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Toward a Stranger and More Posthuman Social Studies

256 pages
Teachers College Press

Posthumanism has seen a surge across the humanities and offers a unique perspective, seeking to illuminate the role that more-than-human actors (e.g., affect, artifacts, objects, flora, fauna, other materials) play in the human experience . This book challenges the field of social studies education to think differently about the precarious status of the world (i.e., climate crisis, ongoing fights for racial equity, and Indigenous sovereignty). By cultivating a greater sense of attunement to the more-than-human, educators and scholars can foster more ethical ways of teaching, learning, researching, being, and becoming. In an effort to push the boundaries of what constitutes social studies, chapter authors engage with a wide range of disciplines and offer unique perspectives from various locations across the globe. This volume asks: How can thinking with posthumanism disrupt normative approaches to social studies education and research in ways that promote imaginativeness, speculation, and nonconformity? How can a posthumanist lens be used to interrogate neoliberal, systemic, and oppressive conditions that reproduce and perpetuate in-humanness?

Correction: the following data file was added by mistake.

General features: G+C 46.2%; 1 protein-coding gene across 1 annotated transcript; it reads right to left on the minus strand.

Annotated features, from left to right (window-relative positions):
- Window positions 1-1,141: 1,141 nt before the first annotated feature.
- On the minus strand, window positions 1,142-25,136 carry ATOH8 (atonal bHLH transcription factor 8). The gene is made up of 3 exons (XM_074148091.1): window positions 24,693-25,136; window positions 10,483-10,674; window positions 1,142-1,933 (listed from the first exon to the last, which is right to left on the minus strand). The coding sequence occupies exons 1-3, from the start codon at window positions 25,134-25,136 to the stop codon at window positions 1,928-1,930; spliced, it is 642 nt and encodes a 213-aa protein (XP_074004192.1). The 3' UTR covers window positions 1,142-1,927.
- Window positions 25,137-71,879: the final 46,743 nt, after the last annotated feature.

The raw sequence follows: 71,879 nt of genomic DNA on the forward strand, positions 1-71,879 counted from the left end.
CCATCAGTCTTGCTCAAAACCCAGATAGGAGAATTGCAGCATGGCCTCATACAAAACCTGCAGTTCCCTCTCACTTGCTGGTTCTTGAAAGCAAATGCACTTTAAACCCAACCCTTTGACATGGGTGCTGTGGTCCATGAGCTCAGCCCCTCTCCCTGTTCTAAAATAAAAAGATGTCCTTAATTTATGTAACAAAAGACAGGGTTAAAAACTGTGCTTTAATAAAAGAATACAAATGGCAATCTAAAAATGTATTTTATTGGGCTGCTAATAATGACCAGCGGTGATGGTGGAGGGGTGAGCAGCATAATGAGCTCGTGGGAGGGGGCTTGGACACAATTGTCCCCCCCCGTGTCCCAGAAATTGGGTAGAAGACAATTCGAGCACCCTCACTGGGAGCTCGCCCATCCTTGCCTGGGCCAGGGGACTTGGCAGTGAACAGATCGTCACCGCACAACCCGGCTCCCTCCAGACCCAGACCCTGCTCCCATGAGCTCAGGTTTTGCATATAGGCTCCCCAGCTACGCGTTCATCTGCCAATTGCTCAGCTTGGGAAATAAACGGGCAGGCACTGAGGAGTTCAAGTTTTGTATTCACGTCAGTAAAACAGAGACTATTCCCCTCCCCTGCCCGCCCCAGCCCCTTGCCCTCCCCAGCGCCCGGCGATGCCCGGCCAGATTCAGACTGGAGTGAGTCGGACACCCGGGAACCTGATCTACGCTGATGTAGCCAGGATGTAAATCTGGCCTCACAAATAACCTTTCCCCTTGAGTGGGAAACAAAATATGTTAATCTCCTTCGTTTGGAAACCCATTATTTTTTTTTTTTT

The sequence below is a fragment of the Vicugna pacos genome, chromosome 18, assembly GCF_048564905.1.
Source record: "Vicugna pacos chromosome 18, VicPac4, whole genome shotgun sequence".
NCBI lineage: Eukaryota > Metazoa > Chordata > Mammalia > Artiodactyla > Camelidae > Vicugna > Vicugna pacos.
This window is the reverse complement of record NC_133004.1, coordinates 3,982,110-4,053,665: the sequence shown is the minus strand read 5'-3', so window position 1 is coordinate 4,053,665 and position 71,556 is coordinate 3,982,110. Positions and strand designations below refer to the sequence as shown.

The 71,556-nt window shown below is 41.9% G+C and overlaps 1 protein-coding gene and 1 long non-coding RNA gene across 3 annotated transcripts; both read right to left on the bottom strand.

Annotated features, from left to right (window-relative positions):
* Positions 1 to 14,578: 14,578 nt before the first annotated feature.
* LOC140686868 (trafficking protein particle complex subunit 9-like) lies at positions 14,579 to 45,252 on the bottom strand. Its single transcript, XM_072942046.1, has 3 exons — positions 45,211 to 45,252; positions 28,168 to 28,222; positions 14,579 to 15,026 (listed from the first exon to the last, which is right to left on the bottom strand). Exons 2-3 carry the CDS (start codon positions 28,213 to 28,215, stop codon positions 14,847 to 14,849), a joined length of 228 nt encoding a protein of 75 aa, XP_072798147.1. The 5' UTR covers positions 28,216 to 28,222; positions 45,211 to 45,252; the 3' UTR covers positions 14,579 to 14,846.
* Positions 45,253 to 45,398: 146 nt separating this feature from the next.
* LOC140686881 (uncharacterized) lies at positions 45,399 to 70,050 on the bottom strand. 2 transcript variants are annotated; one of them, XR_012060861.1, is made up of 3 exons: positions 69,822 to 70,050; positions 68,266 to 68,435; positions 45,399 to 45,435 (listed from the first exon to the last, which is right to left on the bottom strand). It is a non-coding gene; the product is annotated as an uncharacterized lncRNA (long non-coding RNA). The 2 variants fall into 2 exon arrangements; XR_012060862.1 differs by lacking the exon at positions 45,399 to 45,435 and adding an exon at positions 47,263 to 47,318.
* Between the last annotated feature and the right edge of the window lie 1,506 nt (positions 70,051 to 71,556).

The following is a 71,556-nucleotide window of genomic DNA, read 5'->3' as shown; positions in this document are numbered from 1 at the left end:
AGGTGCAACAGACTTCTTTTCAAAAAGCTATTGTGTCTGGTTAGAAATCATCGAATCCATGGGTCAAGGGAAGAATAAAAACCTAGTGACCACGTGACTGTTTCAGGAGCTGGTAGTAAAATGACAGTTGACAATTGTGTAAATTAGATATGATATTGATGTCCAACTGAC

Book Features:

  • ? A collection of essays that explore the phenomenon of posthuman approaches to social studies scholarship.
  • ? Contributions by many prominent social studies education scholars representing seven countries—Canada, Norway, Russia, Spain, Sweden, the United Kingdom, and the United States.
  • ? A foreword by Boni Wozolek and an afterword by Nathan Snaza, both of who have made significant contributions to critical posthumanism in education.
  • ? Provocation chapters that push readers’ thinking about the various ways that posthumanism connects to teaching and learning social studies.
  • ? Images of more-than-human entanglements (i.e., artwork, photography, poetry).
Author Bio

Bretton A. Varga is an assistant professor of history–social science at California State University, Chico. Timothy Monreal is an assistant professor of learning and instruction at the University at Buffalo, The State University of New York. Rebecca C. Christ is an assistant professor of teaching and learning at Florida International University.